Proposed Settlement Offers More Questions than Answers

Proposed Settlement Offers More Questions than Answers

The new year is off to an exciting start within the United Methodist family. A year that was already expected to be fraught with nervousness regarding the church’s future and on-going discussions regarding human sexuality received a jolt of new energy, Friday, when a group of pastors and leaders in the church released a proposed settlement to separate the church at General Conference.

Almost immediately, the proposed settlement was picked up by religious and secular media as a done deal. Headlines were written to suggest that what was proposed was official. As a former reporter, the nature of who was around the table – bishops and leaders of various caucus groups – would lead those unfamiliar with the polity of the United Methodist Church to make that inaccurate assumption.

As we approach General Conference in May, the proposed settlement – which gives $25 million for a new traditionalist church – becomes one of several plans that will be up for consideration regarding the church’s future. It will be up to General Conference to determine the proposed settlement’s vitality and if it wants to approve it or another plan up for consideration.

While the proposed settlement offers an attempt to end the decades-long impasse within the church, there are more questions than answers within the document. Many of those questions will likely be answered during a press availability on January 13. Here are just some of the questions that need to be answered by the proposed settlement group prior to General Conference. Continue reading “Proposed Settlement Offers More Questions than Answers”

Why I’m Not Looking Forward to Annual Conference

Why I’m Not Looking Forward to Annual Conference

Next week, members of the Kentucky Annual Conference will gather in Covington at the Northern Kentucky Convention Center for Annual Conference. The three-day event is typically a “family reunion,” where friends gather to reconnect, worship, and discern where God is leading our movement in the coming year.

I’m usually excited for this annual gathering. This year, however, I dread going to annual conference.

It has nothing to do with fighting Northern Kentucky traffic. It has nothing to do with my annual search for an affordable meal option. It even has nothing to do with the long lines for coffee during breaks.

It has everything to do with the current state of our denomination. We are in a state of infighting, which is not healthy for the long-term mission and vitality of the church. Continue reading “Why I’m Not Looking Forward to Annual Conference”

A Letter to Young Clergy

Dear Fellow Young Clergy,

I write you, today, in the name of our Lord and Savior Jesus Christ who was, and is, and is to come. My prayers are with you. The purpose of this letter is to express my anguish of how we often relate to one another and my hope for us going forward.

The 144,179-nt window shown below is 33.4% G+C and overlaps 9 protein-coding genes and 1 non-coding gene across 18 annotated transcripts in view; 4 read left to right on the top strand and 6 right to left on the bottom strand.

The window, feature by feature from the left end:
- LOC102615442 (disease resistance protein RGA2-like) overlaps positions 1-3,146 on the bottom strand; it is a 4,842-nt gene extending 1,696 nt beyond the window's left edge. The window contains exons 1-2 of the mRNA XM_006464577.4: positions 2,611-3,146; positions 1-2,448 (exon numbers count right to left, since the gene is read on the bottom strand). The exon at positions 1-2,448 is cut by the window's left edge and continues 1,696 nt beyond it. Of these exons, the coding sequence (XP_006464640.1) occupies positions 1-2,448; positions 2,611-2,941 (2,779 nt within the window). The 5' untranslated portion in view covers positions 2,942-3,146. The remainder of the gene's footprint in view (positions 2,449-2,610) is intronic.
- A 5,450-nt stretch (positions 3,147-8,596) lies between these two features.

Perhaps I should begin by expressing how I to becoming a clergy since many of you likely do not know me. I am a lifelong United Methodist. Born in Beckley, W.Va., I was baptized and confirmed at Perry Memorial United Methodist in Shady Spring, W.Va. I left when after high school on what I thought would be a long career in journalism. My own “warm heart” moment at Christ UMC in Chapel Hill, N.C., led me to a life of ministry which has taken me to where I am, today, serving in the Kentucky Annual Conference.

That’s the short story of a longer story. As I entered ministry, I sought to learn from and build relationships with many of you. I believe the more we build relationships with one another the better our ministry together can be. I also believe this not just about our work in our own churches, but our shared ministry with Christ that we have a part in. We need each other. Continue reading “A Letter to Young Clergy”

A Prayer for Unity in Restless Times

One of the joys of being a United Methodist pastor is leading my congregation towards a deeper appreciation and understanding of the sacraments of communion and baptism. I firmly believe that each time we celebrate the sacraments of communion and baptism that it gives us a time to reflect on what they mean for us and how they call us to live today.

Our liturgy helps us in this. Each time we gather to celebrate communion, for instance, we do so through a prayer we call “The Great Thanksgiving.” It is a beautiful prayer that reminds us of God’s faithfulness, Christ’s passion, and the power of the Holy Spirit that equips us to be the church today.

There is one portion of the prayer that always seem to move me. A portion that reminds me of the difficult and challenging life that God calls us to in this time we find ourselves.

By your Spirit make us one in Christ, one with each other, and one in ministry to all the world until Christ comes in final victory and we feast at his heavenly banquet. Continue reading “A Prayer for Unity in Restless Times”